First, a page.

Five Whitney Young Magnet High School students have scored a perfect 36 on the ACT this year, a triumph the selective Chicago high school is touting as a personal best.

Chicago Public Schools officials don’t even administer the ACT anymore, so juniors Jack Fetsch, Jake Gerenraich, Sophie Ljung, Charlie Nevins and Dorothy Tarasul volunteered to sit for the test one weekend last month.

Among the class of 2017, just 2,700 students in the entire country managed a composite 36 score — that’s less than one-tenth of 1 percent of the 2 million students who took ACT last year, according to the testing company. In Illinois, just 248 of 134,901 students who graduated in 2017 scored 36 points on the four math, English, reading and science components.

That means they correctly answered at least 211 of 215 questions on the timed exam; testing expert Matthew Pietrafetta calls that a remarkable feat.

“To be at perfect or near-perfect levels in all these academic domains indicates a student who has achieved mastery of essential, rigorous, college-readiness curriculum,” said Pietrafetta, who runs Academic Approach, a Chicago-based tutoring company that has done test prep for a number of CPS schools.

Jack Fetsch | Provided

But Jack, 17, and Dorothy, 16, downplayed their accomplishment.

“A score’s just a score,” Dorothy said. “It can’t do much for you except to signal to a college that you well on a test,” she said. “Thinking it’s life-changing would be so naive.”

Taking ACT also was good strategy for college applications, she said.

“You can submit one score or both scores. Taking both is advantageous. Having the option between the two is comforting because it means if you do well on one, you might be able to do well on the other one.”

Jack called it a “morale boost in the middle of junior year.”

“We all worked hard for it,” he said. And what they did specifically to prepare was get to know this test’s specific format and style under its time constraints.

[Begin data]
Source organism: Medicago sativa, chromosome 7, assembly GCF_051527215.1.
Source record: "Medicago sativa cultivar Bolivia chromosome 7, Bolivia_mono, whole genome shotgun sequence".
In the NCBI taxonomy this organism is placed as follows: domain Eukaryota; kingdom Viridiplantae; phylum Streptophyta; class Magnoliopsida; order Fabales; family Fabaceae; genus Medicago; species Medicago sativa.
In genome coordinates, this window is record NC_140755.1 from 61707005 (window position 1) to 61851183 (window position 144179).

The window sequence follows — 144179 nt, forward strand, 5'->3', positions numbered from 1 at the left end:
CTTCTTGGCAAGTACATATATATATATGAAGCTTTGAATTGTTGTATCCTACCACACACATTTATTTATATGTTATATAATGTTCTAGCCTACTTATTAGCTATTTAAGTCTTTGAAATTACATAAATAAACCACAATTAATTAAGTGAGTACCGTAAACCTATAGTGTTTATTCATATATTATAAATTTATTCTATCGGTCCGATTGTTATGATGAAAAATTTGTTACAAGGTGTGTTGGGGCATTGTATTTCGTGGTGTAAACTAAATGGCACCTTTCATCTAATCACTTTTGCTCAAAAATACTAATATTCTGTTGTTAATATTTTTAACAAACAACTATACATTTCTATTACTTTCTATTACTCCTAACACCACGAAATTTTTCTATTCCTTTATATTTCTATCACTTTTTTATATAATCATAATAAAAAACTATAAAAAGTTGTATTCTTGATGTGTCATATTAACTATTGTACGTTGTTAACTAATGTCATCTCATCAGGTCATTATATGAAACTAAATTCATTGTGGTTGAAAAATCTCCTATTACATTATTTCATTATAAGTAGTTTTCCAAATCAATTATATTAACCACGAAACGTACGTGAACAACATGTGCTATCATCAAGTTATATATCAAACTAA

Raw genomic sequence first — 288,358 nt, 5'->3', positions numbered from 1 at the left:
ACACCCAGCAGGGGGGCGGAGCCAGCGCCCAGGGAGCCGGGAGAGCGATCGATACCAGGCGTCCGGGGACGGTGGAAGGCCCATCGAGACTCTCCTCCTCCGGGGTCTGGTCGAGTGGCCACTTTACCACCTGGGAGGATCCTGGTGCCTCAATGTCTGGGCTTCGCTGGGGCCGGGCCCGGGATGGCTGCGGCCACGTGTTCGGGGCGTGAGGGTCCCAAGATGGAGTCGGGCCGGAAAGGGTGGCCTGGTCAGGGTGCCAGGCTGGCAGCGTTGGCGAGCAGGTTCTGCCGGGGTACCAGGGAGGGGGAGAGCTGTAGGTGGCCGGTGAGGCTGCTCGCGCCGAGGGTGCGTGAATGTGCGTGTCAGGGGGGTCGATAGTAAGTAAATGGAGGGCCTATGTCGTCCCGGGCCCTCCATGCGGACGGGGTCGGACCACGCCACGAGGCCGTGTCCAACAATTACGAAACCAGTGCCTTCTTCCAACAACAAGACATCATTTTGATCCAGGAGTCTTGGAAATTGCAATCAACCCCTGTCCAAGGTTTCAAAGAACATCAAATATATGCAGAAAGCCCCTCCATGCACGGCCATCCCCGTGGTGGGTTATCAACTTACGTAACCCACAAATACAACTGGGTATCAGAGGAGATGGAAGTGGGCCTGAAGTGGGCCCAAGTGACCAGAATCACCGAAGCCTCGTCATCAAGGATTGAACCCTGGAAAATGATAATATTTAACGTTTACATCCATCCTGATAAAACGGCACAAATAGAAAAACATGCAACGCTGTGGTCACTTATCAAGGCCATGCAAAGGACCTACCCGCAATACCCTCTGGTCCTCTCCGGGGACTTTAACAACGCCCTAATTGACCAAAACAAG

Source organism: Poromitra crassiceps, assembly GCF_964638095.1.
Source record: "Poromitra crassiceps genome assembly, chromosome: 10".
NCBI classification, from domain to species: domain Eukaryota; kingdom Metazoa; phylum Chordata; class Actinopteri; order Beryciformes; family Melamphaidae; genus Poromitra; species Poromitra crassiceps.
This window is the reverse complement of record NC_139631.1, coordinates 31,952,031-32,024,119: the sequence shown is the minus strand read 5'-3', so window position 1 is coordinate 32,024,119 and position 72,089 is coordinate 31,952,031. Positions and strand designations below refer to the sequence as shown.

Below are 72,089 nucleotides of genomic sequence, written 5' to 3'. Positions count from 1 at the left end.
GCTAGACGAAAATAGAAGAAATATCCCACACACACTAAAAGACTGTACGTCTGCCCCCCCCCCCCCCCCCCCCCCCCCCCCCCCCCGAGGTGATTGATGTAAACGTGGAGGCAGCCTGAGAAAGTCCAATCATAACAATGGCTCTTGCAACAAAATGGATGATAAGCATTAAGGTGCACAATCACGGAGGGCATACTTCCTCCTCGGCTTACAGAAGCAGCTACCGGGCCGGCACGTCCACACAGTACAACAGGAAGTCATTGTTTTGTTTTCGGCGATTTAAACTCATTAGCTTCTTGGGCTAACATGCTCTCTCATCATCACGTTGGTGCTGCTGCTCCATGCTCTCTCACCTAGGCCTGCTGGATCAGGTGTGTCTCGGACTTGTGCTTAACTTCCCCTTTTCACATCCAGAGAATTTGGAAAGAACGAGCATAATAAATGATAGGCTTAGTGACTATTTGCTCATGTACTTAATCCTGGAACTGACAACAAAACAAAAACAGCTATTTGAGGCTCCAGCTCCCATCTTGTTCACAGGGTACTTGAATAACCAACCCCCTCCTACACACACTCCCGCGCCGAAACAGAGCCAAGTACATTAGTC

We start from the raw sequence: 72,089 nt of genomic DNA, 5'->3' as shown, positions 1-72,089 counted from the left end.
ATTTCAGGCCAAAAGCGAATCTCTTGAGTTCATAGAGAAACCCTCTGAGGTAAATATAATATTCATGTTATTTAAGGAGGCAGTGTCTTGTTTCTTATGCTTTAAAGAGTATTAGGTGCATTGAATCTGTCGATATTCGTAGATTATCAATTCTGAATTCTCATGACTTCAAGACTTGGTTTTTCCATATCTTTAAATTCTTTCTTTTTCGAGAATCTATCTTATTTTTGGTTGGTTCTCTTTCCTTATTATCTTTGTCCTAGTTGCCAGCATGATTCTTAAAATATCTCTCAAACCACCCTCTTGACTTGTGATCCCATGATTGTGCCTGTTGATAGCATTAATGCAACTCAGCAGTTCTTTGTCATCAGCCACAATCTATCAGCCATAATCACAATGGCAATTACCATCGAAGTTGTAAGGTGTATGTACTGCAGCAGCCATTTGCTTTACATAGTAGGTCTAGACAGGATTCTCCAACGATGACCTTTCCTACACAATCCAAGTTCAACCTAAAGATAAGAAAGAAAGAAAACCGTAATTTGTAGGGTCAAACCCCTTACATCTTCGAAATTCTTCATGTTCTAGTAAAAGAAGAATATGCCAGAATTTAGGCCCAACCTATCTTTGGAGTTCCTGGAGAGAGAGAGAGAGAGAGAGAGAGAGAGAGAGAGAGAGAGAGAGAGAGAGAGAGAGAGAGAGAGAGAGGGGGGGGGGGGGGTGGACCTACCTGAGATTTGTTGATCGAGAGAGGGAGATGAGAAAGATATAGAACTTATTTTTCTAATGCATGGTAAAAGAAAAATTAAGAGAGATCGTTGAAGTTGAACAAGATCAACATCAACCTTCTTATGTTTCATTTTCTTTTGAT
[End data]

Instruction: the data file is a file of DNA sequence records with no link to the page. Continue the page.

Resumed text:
“People try to relearn concepts,” Dorothy said. “From what I’ve seen, we all just focused on mastering the format of the test. You already know the math, reading and science concepts you need to know.”

Dorothy Tarasul | Provided

Jack printed out PDFs and worked through them with a timer to “recognize the tricks they’re trying to play on you.”

“So we knew more of what they were looking for. The questions are really repetitive. Every single practice test starts to feel the same after a while.”

Whitney Young, 211 S. Laflin St., attracts many of the city’s brightest students (among them former First Lady Michelle Obama) who vie to get the district’s oldest selective-enrollment school with near-perfect grades and attendance in elementary school, plus top scores on an admissions exam.

Its average ACT average score was 28 for the class of 2017, third-highest in the city and far above the district’s average of 19.

“Most years, we have had a student achieve a perfect score on the SAT or ACT. We have never had five in one year,” longtime principal Joyce Kenner said. “I think it is to the credit of our hard-working students and dedicated parents and teachers that have prepared these students to achieve at this level.”

The achievement stands out even more considering that CPS stopped paying attention to the ACT, once the dominant college admissions exam in the Midwest. Illinois officially has replaced it with the SAT, which is more popular on the coasts as its preferred test for college. The Illinois State Board of Education now foots the bill for about 150,000 juniors attending public schools who take the SAT on a school day.

Yet a number of students still volunteer to sit for the ACT in the hopes of scoring higher than the SAT or impressing admissions officers at colleges that may prefer ACT scores.

SAT will be administered in April. The district reported just two CPS students earned perfect SAT scores last year.

From left, Jake Gerenraich, Sophie Ljung and Charlie Nevin. | Provided photos